Have you ever had a similar health scare? Have you ever had a healthcare professional unintentionally confuse you or frighten you with their words?


stink-bomb said...

holy crap!! you're right, if your GP had chosen her words perhaps a little more carefully, it could have saved you a few days of unnecessary [but probably still not 100% preventable] worry!!

scary though.

so glad that it turned out to "just" be a wart.


Donna said...

Whoa what a rollercoaster you have been on, poor thing! Scares like this certainly put things into perspective, dont they? Thanks for sharing the lesson with us and am glad you are fine (despite losing your wisdom wart!) xx

Megan Blandford said...

So glad it's all OK. It's so easy to forget to take notice of these things - but it's great that you got it checked out. xx

Mum on the Run said...

So glad it's best case scenario - warts n all! :-)
A good reminder, though.

Kirsty said...

I'm really pleased it was nothing to sorry about in the end but yes, it would have been a scary time for you. I have only just turned 36 but i have already had 3 skin cancers removed (2 from my face and one on my back). I have ridiculously fair skin so I didn't have much hope really of avoiding it in our harsh climate. 2 of the lesions were basal cell carcinomas and 1 was pre-cancerous and could have developed into melanoma. It is scary but if you get things early you have a great chance of getting the cancer before it gets bigger and harder to remove or, in some cases, spreads. I now go for 6 monthly check-ups and obviously follow proper precautions when in the sun. As my son has albinism (no melanin in his hair, skin or eyes) I am doubly protective of his skin too! Kirsty @ My Home Truths

Rhonda said...

as both my husband and i have uncles recently diagnosed with cancer, i immediately go there. every single time.

i'm glad you just have a wise wart.

Mrs Catch said...

Glad your story had a happy (and wise) ending. I too am of the age where I have to be more observant and do the right thing, health-wise. Your post is a great reminder to keep up the annual checks. It's so important.

Anonymous said...

Good advice and really glad you're OK.

Brenda said...

Phew. I was holding my breath. Thank God it's not skin cancer.xx

Laura a.k.a rah said...

That would scare the pants off me Jodie! Glad everything's okay :)

Last year I felt a lump in my throat and Dr Joe (beloved, eccentric Dr Joe) was calm as a cucumber when he suggested I go next door for an ultrasound "to be safe". He asked to be there for the ultrasound and was fine until the ultrasound guy gave the all clear and then grabbed my shoulder and said "OH MY GOD I'M SO RELIEVED I THOUGHT IT WAS CANCER".

Thanks, Dr Joe! #sarcastic

Anonymous said...

So glad all is well. Few folk can claim wisdom as an offical diagnosis! I had a sore on my nose that wouldn't heal. Turned out to be a BCC & I needed a skin graft. I was 25. Scary stuff. Soooo ridiculously sun smart with my kids!

Miss Pink said...

We had a cancer scare with Greenie last year. Yes Greenie. My 2 year old (well now he is, then he was only a mere 18months old).
Thankfully just a cyst. Phew!
I lost my Grandmother to cancer in 2009. Before then we had no family history of cancer. (How very lucky huh?).
Any lump, or weird feeling in my body my mind jumps to cancer. I have not once had myself checked out for it. It's that disease you want to pretend doesn't exist, because it scares you so bloody much!

I am so very very relieved to hear you're just warty. No seriously. I was holding my chest reading this thinking you were going to have a more bleak outlook. Congratulations to you!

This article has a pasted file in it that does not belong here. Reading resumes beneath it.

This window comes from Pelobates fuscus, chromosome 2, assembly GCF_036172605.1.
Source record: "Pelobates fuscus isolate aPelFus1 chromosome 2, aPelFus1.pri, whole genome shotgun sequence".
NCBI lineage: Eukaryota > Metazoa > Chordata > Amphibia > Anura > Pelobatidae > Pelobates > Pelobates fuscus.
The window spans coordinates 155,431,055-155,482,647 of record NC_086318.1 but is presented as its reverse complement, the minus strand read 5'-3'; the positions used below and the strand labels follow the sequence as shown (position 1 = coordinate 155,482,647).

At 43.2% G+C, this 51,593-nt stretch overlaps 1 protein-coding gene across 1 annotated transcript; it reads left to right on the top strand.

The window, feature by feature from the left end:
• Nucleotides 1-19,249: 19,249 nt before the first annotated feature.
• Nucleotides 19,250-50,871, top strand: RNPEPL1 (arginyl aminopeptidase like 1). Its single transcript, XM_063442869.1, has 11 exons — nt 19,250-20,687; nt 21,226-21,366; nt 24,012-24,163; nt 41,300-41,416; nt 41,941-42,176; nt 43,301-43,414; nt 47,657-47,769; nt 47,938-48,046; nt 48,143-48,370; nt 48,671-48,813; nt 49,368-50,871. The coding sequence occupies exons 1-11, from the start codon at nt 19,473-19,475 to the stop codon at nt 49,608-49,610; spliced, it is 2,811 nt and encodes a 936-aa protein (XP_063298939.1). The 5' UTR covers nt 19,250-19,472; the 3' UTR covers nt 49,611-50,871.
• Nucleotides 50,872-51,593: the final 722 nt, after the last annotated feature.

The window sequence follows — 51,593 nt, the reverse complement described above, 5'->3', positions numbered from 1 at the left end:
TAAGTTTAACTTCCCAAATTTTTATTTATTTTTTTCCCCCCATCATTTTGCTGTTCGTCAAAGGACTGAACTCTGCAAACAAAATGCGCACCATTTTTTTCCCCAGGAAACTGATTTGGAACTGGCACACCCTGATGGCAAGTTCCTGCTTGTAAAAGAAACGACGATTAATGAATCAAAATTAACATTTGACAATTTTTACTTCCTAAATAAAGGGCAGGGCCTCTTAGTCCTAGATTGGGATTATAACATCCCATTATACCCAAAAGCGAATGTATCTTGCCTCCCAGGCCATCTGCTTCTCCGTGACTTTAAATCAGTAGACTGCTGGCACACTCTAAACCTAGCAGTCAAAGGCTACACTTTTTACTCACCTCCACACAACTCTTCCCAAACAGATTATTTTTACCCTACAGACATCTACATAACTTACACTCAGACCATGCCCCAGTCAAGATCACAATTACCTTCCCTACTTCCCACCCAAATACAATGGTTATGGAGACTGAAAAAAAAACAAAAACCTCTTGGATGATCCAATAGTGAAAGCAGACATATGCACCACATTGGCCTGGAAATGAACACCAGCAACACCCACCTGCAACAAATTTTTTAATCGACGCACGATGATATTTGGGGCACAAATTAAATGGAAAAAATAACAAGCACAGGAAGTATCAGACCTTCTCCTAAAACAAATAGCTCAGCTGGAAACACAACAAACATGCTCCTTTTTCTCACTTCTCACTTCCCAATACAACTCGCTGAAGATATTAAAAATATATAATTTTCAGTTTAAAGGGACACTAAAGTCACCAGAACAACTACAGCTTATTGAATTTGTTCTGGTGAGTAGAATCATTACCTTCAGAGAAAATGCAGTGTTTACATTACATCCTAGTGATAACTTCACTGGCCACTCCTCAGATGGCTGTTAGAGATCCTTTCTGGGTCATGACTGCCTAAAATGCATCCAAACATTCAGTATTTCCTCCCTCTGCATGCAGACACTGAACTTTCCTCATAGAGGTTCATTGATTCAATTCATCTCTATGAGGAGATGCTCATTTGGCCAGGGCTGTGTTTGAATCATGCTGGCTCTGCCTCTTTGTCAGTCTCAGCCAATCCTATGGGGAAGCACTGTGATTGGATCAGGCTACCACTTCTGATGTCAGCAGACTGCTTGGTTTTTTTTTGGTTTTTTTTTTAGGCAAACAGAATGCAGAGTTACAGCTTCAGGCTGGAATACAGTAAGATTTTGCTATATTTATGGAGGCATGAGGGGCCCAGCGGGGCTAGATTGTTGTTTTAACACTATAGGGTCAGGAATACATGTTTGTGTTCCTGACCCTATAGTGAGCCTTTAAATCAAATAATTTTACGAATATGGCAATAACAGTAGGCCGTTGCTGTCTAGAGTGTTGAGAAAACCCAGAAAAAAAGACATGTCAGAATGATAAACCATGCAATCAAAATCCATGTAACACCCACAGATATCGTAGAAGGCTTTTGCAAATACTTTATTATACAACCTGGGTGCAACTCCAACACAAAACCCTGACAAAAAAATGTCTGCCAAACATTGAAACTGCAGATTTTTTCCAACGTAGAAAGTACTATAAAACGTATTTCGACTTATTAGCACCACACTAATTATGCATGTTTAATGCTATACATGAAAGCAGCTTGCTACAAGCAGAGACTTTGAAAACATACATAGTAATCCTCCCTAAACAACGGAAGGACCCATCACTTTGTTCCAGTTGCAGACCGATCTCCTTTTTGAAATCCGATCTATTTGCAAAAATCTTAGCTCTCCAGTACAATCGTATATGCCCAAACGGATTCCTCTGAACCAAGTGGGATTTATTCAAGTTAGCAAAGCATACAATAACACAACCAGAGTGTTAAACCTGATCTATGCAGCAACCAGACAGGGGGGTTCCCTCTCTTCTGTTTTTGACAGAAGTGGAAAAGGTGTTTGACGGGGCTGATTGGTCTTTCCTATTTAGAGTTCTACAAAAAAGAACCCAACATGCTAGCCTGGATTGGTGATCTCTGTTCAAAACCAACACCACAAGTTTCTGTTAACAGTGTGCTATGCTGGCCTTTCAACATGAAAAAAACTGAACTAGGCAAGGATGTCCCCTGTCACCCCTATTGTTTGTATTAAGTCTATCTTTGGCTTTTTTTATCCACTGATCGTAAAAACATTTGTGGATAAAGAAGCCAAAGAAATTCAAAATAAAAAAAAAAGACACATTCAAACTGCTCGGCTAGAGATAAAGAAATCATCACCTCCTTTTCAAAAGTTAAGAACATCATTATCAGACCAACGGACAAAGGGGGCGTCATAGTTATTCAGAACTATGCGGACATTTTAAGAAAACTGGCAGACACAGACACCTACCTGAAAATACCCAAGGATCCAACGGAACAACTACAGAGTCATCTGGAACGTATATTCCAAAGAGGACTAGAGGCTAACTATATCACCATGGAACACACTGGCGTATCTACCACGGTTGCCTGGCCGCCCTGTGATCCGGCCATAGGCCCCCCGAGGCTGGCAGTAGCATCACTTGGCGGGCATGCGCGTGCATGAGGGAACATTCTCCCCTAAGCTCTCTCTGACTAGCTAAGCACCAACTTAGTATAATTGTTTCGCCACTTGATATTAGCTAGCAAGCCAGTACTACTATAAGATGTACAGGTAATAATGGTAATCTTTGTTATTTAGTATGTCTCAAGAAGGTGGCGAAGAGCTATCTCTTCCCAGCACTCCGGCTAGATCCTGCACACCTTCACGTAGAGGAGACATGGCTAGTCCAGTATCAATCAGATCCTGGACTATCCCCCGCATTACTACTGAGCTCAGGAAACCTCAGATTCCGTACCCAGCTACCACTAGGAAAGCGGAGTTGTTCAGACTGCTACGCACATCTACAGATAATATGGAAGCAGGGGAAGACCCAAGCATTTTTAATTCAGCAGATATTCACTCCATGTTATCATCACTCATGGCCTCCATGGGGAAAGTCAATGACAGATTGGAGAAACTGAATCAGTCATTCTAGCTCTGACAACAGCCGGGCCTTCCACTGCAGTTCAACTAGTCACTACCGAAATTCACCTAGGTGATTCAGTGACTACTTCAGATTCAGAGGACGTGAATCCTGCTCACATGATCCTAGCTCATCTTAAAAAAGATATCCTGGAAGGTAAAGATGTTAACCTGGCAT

Kerri Sackville said...

Bloody hell, what a relief!
I had exactly the same thing a while back. It wasn't a wart in my ear though. It was a PIMPLE. Now that was kind of awkward....

Kylie said...

So glad you're OK!!! It's been a sad and scary month for you...

Thea said...

OMG....I saw "LUMP" on Twitter....and couldn't breathe until I read...

“It’s definitely a type of wart.”

Phew...and thank God, Jodie!! xx

River said...

Thank goodness you get to keep both ears.
I had a similar scare years ago with a red flaky patch on my cheek which just kept peeling, so off I went to a dermatologist who looked at it with a blinding light and about a million times magnification, then told me I had Rosacea and recommended stronger moisturiser and 30+ sunscreen year round.
Boy was I relieved! My daughters wedding was happening within a couple of months and I didn't want to appear with a hugely bandaged cheek.
Almost 14 years later there's been no more flaky patches, but the Rosacea keeps my face red a lot of the time.

Gemma @ My Big Nutshell said...

what a relief. thank goodness.

I seriously breathed about three times the entire post.

K.D.Storm said...

I understand where you are coming from. I have two that scared me to death at the time. The first one dated back to my childhood. For years I had to go to the children's clinic to have this birthmark on my arm checked. I would always here the whispering for the C world (watch for cancer) until I was 15 when a doctor asked if I wanted to have it taken off. I asked him if it was a danger. He said no so it still rests on my arm. The other scare was when I was eleven after I was taken off Ritlin.The doctor was listening to my heart and the next thing I know they are telling my mom I needed heart surgery. I went around a whole month with that thought haunting my brain until I had to get and EKG. They stated it was just a mitro-prolapse heart vaule and I should be find. In both classes the over reaction of the doctor in charge scared the crap out of a young girl. So I feel your pain and fear.

BS said...

Please do not scare us like that. Where would we be without our budding novelist.
Seriously, it is wonderful that all is OK.

MummyK said...

Oh god what a huge relief! I had a similar scare a couple of years ago, mole on my back. Phew.

Lorraine The Party Times said...

so relieved for you - was sitting on the edge of my seat while reading as was so unsure which way post was going to end - brilliant description of your mixed emotions!